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What taper tantrum? EM bonds return to peaks

Cristian Baitg | iStock/360 | Getty Images

Emerging market bonds have been a hot trade this year as prices fell in the wake of convulsions following last year's "taper tantrum," but some analysts say the rally may have run its course.

"The year started badly for emerging markets, but we are no longer lagging the developed markets," said Harsh Agarwal, head of Asia credit research at Deutsche Bank. "I don't think we are, at this stage, in a bargain hunting situation because things have recovered a lot and quite quickly."

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Last year, emerging market assets convulsed after the U.S. Federal Reserve first broached its plan to begin tapering its asset purchases, spurring fund outflows amid concerns liquidity would take a hit.

Since then, while assets in some specific countries, such as Turkey, Russia and South Africa, have lagged broader gains, others, such as India and Indonesia, have recovered to touch all-time highs, Agarwal noted.

Some analysts are backing away from their previous bullish calls.

After last year's "overdone" selloff, emerging market bonds have now rallied for five straight months, noted Regis Chatellier, senior credit strategist for emerging markets at Societe Generale, in a note Monday.

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Societe Generale estimates net inflows into the segment from retail and institutional investors into emerging market sovereign bonds at $16.7 billion in the first half of the year.

Credit spreads on U.S. dollar-denominated emerging market bonds are back to pre-tantrum levels from early 2013, he noted.

"Emerging market spreads are no longer providing substantial pick up versus the U.S. high-yield and investment-grade sectors," Chatellier said.

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"The combination of a dovish monetary policy from the Fed (at least far less hawkish than originally anticipated), the high amount of bond amortizations and tight spread valuations in the U.S. investment grade and high yield sectors created a virtuous circle for emerging market credit during the first half of 2014," Chatellier said. "But the virtuous circle may no longer be at play in the third quarter."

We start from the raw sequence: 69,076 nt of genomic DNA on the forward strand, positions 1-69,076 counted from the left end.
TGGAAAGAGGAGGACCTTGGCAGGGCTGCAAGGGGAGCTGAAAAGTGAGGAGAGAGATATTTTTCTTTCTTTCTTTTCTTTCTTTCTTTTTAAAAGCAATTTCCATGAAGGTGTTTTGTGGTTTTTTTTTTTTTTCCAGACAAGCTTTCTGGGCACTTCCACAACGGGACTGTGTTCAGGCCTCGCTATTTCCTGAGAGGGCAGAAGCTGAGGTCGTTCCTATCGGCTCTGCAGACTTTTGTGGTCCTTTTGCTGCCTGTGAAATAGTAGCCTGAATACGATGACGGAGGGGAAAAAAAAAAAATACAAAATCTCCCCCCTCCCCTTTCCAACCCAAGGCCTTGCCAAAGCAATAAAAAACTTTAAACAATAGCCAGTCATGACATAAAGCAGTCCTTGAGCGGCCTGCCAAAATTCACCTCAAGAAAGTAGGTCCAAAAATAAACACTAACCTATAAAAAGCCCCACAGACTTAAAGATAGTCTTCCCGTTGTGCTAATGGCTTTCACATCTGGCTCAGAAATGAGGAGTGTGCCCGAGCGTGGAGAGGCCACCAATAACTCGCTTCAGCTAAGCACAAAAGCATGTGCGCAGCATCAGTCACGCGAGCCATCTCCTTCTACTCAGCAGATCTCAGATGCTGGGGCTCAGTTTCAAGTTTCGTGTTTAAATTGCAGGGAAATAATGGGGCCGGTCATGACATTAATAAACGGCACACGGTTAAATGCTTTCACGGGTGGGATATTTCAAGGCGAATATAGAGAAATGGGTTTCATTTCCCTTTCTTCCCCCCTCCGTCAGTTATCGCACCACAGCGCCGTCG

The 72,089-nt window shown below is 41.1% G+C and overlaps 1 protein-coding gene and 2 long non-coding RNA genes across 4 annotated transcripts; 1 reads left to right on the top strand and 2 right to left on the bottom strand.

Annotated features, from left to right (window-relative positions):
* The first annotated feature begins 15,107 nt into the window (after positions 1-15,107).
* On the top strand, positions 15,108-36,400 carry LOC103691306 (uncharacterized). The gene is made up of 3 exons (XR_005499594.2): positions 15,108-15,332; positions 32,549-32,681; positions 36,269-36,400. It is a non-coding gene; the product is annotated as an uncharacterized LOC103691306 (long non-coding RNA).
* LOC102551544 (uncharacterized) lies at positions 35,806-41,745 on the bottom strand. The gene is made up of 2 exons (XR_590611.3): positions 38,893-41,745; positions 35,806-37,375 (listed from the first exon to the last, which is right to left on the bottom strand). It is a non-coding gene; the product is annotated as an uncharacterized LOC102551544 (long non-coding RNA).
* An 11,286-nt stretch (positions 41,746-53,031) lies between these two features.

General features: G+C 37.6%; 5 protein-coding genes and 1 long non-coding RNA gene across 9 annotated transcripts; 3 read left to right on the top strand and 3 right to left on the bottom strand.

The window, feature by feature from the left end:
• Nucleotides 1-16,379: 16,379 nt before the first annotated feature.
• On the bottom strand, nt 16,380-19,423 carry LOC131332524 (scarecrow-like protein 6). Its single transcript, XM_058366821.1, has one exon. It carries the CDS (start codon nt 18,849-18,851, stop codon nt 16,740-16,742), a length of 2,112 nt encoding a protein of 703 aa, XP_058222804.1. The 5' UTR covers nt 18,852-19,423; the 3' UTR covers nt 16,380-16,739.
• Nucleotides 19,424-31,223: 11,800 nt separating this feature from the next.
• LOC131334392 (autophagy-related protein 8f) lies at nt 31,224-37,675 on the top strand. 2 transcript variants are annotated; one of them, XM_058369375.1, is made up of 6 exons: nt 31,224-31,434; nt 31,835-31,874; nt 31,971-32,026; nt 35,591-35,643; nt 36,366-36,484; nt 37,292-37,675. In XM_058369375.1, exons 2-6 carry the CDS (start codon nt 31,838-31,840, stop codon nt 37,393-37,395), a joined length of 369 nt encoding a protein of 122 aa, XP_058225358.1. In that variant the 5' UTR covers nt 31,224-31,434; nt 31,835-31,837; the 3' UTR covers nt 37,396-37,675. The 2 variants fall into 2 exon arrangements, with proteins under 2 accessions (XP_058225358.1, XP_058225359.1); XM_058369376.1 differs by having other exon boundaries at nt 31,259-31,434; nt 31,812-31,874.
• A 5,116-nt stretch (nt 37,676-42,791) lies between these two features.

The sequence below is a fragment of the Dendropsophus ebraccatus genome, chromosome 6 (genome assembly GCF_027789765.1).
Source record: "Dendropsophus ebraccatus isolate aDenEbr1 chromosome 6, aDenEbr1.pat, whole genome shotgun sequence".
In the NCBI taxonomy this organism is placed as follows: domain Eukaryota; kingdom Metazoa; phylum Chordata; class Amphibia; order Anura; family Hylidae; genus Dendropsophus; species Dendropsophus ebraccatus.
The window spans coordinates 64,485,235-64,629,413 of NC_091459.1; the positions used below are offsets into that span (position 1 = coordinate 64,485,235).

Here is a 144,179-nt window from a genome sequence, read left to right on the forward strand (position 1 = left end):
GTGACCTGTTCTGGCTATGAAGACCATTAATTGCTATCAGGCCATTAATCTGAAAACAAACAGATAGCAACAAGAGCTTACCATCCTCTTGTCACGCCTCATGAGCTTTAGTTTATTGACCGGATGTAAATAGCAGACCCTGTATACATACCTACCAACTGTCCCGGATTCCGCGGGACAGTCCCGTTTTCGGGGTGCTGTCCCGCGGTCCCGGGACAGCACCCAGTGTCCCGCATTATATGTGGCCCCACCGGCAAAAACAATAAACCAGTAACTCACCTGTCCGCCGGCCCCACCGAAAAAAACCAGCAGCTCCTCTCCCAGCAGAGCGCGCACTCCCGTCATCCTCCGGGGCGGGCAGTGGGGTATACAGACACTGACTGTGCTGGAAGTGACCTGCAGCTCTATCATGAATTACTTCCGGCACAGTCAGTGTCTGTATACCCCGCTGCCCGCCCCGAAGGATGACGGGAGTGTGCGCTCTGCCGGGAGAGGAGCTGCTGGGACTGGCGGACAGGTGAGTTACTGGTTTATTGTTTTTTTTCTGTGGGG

To be sure, despite gains, Deutsche Bank's Agarwal doesn't think it's time to get out yet.

"Until you have interest rate concerns come back, which is likely a next-year story, I think emerging markets broadly should be ok," he said.

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"From a valuation perspective, if you look at the gap between emerging markets and developed markets, it still looks attractive," he added. "If you compare where Asia trades versus the U.S. and Europe, or where Latin America trades versus the U.S. and Europe, there's still a lot of differential, which I think should keep coming down over the next three to six months," Agarwal said.

Pimco is also sticking with emerging market bonds after turning positive at the end of 2013.

"We still think that there will be good upside opportunities," Eve Tournier, head of pan-European credit portfolio management at Pimco, said in a blog posting last week. "Emerging market debt continues to represent an important source of yield and potential growth. Many emerging market debt issuers with strong underlying fundamentals and high growth prospects offer higher yields than their developed market counterparts."

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For example, she said Russia, particularly its quasi-sovereign corporates, offers "compelling relative value" as the selloff on the conflict with Ukraine may be overdone.

Others are only now getting in to the sector.

"We have shied away from emerging market bonds for many, many years, but this year is the first time in the last four years that we've started buying emerging market bonds again," said Jonathan Liang, senior portfolio manager for fixed income at AllianceBernstein. He likes U.S.-dollar denominated corporate and local-currency government bonds, citing a preference for Brazil and Mexico.

"Local currency debt in Brazil is giving you low double-digit rates. These are government bonds we're talking about. We think it's not a bad deal," he said. He also noted that U.S. dollar denominated Brazilian corporate bonds are out-yielding U.S. corporate bonds.

—By CNBC.Com's Leslie Shaffer; Follow her on Twitter @LeslieShaffer1

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